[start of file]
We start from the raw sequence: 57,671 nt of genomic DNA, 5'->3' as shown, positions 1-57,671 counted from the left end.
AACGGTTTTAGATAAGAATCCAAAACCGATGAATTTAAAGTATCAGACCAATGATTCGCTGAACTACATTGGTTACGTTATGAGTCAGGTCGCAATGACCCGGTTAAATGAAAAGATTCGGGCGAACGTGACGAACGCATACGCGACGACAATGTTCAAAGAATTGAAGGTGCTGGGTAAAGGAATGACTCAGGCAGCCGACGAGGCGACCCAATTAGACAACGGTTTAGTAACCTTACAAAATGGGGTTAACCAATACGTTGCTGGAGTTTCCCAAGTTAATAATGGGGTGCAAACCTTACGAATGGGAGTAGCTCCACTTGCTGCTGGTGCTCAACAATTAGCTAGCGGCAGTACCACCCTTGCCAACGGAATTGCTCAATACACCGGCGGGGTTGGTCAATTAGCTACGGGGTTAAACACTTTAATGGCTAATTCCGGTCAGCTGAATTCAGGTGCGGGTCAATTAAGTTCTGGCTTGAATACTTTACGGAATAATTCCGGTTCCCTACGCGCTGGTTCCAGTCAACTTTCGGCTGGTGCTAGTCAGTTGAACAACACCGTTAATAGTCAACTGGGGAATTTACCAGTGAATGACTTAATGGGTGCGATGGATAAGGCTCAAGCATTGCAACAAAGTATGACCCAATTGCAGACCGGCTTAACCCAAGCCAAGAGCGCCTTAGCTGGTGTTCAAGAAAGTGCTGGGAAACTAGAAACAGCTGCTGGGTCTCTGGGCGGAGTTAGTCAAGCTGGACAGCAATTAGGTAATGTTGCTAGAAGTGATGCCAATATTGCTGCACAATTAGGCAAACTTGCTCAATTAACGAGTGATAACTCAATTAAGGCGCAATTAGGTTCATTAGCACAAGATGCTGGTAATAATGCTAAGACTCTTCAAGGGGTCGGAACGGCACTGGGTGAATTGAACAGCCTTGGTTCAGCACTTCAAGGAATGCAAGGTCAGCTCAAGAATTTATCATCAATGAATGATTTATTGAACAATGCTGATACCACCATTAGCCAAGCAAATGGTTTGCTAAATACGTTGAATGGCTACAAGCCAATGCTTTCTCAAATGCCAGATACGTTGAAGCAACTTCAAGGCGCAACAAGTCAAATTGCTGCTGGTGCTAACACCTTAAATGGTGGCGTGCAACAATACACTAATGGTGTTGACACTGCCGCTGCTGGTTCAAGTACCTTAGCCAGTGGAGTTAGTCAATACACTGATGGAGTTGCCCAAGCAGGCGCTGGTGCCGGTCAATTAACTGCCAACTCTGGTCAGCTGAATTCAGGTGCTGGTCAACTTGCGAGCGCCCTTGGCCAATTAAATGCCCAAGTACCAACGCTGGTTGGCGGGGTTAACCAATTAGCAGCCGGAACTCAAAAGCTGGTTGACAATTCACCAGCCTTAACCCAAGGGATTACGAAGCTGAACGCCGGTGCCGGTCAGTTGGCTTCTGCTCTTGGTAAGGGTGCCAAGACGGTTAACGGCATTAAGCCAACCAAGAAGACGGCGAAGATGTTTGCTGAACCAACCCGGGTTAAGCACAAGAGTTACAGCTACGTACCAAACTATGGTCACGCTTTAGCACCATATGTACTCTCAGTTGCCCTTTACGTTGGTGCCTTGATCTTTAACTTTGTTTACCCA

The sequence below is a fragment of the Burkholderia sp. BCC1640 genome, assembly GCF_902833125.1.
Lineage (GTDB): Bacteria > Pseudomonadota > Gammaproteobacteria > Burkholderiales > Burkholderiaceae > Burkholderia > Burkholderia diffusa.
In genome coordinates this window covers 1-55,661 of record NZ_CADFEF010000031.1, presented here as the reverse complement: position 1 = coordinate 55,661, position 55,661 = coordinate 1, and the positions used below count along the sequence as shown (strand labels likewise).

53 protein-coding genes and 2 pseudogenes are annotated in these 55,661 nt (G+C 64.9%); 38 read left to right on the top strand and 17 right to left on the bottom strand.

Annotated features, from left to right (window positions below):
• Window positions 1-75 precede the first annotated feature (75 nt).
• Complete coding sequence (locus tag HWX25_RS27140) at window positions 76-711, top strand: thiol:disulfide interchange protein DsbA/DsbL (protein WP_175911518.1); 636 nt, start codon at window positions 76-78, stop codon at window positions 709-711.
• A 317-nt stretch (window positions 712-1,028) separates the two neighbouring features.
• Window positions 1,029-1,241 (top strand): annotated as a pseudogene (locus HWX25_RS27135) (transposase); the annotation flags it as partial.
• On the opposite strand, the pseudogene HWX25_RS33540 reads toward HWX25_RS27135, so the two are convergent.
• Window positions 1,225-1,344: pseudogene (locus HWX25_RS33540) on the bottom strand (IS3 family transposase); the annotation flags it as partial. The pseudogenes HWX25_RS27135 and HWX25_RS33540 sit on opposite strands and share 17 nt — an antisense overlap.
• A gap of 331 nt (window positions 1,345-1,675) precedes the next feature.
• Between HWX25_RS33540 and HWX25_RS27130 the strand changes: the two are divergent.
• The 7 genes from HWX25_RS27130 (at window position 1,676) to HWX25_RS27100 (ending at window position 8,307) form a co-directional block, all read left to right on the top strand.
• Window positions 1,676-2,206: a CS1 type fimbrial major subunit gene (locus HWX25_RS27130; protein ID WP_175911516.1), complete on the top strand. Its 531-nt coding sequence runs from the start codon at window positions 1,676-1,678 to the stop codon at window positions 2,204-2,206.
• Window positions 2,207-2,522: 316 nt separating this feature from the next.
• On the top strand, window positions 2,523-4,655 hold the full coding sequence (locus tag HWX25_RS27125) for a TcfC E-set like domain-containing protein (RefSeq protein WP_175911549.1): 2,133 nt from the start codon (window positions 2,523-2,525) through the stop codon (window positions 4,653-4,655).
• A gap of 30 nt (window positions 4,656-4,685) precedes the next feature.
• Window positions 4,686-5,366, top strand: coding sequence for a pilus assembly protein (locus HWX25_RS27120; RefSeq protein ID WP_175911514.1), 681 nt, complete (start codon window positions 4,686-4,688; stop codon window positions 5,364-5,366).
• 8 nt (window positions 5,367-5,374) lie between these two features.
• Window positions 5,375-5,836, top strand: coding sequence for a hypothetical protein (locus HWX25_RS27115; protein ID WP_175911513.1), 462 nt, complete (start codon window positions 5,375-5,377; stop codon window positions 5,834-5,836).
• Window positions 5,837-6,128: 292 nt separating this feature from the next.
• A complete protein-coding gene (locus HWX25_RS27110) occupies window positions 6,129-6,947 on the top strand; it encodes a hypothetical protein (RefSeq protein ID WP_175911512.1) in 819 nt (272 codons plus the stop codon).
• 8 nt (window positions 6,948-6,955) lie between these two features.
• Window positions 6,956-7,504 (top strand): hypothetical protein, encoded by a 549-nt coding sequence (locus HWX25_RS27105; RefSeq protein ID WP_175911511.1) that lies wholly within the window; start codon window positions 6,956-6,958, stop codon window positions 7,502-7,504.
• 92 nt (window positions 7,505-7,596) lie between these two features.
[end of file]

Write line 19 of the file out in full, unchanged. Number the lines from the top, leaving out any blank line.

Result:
• On the top strand, window positions 2,523-4,655 hold the full coding sequence (locus tag HWX25_RS27125) for a TcfC E-set like domain-containing protein (RefSeq protein WP_175911549.1): 2,133 nt from the start codon (window positions 2,523-2,525) through the stop codon (window positions 4,653-4,655).